So it’s really a toss-up. My experiment is not yet over. I still need to make sure that I’m not missing out on some essential part of being a Chicagoan by avoiding the El, but so far, the scales are tipped in Metra’s direction due to the fact that if I step off the Metra smelling like urine, I can take comfort in the knowledge that it is more than likely my own.









What Not to Wear, Part II


When inquiring about a client’s dress code, you should probably ask the people who typically work with that client on a day-to-day basis, not the people who kind of think they remember what everyone was wearing the last time they were there a couple years ago.

Because if you do the latter, you will end up dressed like a British Airways flight attendant in the meeting and everyone else WILL BE WEARING KHAKIS AND POLO SHIRTS BECAUSE THEY WORK IN A SUPER CASUAL ENVIRONMENT WITH PING-PONG TABLES AND FREE STARBUCKS AND RUNNING TRACKS OUT BACK!!!!

Again, it’s good that they don’t let me out of the office very often.

What Not to Wear

What are the odds that my insurance company would believe me if I told them my apartment was robbed, but the only things the thieves took were my clothes? Or maybe I could say there was a fire, but it was contained exclusively to my closet. Highly localized flood?

Here’s the thing: I need an entirely new wardrobe. This became painfully clear to me this week when I found out I had to fly out today for a client meeting at a fairly conservative company. For the past five years, I’ve worked in a business casual environment, and I probably lean more toward the casual side of that spectrum. But I’ve worked in more formal environments before, so earlier this week, I told myself that I could just tap into the Smithsonian wing of my closet that houses my more professional clothes.

When I actually started looking through my closet on Friday to see what I could wear, I was instantly overcome by the panicked realization that I would have to lose 15 pounds in two days in order to fit into my old suits *and* accomplish this while simultaneously building a time machine so I could go back to an era when high-waisted, pleated pants were fashionable. In a nutshell, I was screwed.

Knowing that there was no time to buy a whole new outfit, because pants are now made for women who are a minimum of 5’10” and I couldn’t deal with trying to get them hemmed before my trip, I was going to have to make due with one of the few pairs of nice pants that actually fit me. Then I convinced myself that I would just go to the mall and pick out a new, professional looking blouse and be done with it.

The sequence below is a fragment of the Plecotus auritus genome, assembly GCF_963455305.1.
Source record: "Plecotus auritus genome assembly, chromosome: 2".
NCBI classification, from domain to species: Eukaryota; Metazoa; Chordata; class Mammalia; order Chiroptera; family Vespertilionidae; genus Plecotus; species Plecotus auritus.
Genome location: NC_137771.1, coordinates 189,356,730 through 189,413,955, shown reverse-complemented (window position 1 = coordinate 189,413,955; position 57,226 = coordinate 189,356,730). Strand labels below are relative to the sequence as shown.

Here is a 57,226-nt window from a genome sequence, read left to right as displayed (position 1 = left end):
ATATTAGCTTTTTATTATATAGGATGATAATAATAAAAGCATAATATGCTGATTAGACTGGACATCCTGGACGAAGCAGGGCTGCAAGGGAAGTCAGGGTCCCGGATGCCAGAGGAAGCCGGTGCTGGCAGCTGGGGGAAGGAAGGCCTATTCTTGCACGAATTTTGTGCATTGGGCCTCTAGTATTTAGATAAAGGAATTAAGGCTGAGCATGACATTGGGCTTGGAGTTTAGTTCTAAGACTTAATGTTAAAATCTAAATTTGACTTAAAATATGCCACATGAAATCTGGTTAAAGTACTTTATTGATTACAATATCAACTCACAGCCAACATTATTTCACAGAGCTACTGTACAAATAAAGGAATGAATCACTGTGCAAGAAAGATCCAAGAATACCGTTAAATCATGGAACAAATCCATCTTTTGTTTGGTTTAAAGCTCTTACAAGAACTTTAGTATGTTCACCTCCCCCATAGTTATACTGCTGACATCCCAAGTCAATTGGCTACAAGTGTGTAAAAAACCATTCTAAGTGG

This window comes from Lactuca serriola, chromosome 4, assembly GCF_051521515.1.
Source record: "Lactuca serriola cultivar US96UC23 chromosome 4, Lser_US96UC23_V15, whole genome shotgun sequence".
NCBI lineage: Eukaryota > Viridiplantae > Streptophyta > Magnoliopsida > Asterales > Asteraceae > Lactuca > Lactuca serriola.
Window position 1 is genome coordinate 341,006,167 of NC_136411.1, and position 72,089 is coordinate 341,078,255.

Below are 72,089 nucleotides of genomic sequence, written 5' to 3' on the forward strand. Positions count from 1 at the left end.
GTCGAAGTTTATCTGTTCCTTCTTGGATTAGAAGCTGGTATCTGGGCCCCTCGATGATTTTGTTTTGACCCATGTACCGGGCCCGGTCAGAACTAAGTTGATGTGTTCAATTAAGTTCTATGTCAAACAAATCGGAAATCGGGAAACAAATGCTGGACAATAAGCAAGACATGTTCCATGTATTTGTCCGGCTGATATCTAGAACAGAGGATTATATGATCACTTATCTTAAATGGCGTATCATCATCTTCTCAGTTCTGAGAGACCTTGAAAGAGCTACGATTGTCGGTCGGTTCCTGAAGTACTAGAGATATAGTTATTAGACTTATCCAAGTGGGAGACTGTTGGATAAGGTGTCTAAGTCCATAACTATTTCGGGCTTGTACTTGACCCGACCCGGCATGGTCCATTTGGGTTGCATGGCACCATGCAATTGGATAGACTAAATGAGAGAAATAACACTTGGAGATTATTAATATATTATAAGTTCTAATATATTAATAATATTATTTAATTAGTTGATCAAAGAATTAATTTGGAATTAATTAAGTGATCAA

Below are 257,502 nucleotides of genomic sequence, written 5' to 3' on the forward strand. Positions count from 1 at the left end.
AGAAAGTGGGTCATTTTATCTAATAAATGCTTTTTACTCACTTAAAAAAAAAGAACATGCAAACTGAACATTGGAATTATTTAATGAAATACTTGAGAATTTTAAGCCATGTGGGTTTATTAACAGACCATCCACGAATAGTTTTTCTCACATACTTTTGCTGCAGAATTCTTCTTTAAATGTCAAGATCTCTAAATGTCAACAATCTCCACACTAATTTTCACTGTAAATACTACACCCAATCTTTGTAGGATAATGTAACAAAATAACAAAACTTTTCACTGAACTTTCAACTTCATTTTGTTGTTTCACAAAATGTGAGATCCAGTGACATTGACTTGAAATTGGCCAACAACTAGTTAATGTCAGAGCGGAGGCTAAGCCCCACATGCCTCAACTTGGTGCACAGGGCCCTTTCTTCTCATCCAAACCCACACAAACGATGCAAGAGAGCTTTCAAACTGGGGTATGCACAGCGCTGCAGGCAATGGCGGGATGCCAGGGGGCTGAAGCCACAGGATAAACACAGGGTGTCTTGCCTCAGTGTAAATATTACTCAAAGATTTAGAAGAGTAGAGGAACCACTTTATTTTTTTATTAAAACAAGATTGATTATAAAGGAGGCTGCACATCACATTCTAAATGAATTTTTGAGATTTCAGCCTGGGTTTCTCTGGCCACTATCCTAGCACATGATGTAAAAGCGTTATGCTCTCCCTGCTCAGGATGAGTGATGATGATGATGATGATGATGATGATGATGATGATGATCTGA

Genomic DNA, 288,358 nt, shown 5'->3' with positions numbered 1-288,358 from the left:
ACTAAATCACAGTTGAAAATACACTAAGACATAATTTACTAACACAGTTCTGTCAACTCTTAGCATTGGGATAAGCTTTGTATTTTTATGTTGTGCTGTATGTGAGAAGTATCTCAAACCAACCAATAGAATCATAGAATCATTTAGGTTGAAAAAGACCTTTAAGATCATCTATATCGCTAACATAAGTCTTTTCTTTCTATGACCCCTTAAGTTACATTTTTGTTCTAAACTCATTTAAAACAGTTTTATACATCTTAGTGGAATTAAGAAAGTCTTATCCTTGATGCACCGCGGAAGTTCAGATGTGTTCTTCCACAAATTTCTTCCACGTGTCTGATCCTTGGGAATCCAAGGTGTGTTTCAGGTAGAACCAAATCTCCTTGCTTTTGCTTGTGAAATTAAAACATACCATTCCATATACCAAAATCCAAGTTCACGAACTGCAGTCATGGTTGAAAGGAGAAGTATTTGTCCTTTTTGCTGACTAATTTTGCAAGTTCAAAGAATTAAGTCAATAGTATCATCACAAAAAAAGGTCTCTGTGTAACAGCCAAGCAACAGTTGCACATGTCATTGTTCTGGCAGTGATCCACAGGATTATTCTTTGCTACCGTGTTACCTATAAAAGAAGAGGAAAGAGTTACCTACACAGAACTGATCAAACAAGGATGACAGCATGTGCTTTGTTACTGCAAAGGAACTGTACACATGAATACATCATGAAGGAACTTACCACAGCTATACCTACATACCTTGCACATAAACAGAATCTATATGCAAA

After two hours of scouring every single woman’s clothing store in the mall, I was at an absolute loss. How was it possible that the only two options in an entire shopping center were peasant blouse or something with gold buttons? Every single store had some variation on that theme – overly casual or hideous.

That’s when the rationalizations began:

  • Sure, a jacket would have been nice, but I think it’s supposed to be 95 degrees there on Monday. No one would expect me to wear a jacket, would they?
  • Maybe I can get a nice scarf to go with this completely plain white shirt and then that will dress it up more. Yes. A huge scarf. Maybe one that looks like a jacket.
  • Earrings. All the stylish professional women I see downtown are wearing earrings. That’s what I need.
  • Men have it so damn easy. White shirt, pants, throw on that stupid blazer that doesn’t even match and no one notices. Put a tie in your pocket just in case. What’s the difference between a guy wearing a white shirt and pants and me wearing a white shirt and pants? Why do I have to have gold buttons? F*ckers.
  • Hey! If I quit my job today, I wouldn’t have to go on this trip.
  • What if I just say that shampoo leaked all over my beautiful and appropriate suit, so I had to wear this instead?
  • Should I wear lipstick? Will that distract them from the fact that I’m underdressed?
  • I wonder if that bridesmaid’s dress from Kim’s wedding still fits me. Oh, but then I’d need to find some new shoes. Never mind.

What I ultimately settled on will be on the slacker end of the professional business attire, but I’ll wear my contact lenses and whore lipstick and earrings and a scarf to draw attention away from that fact. I call it the Rita Moreno West Side Story defense. If that fails to distract, I will launch into a round of hand clapping, finger snapping and high pitched yelping.

I’m starting to understand why they don’t let me out of the office very often.

But while I’m gone, if one of you accidentally fell into my closet while operating a blowtorch, I wouldn’t be heartbroken. I’m just saying.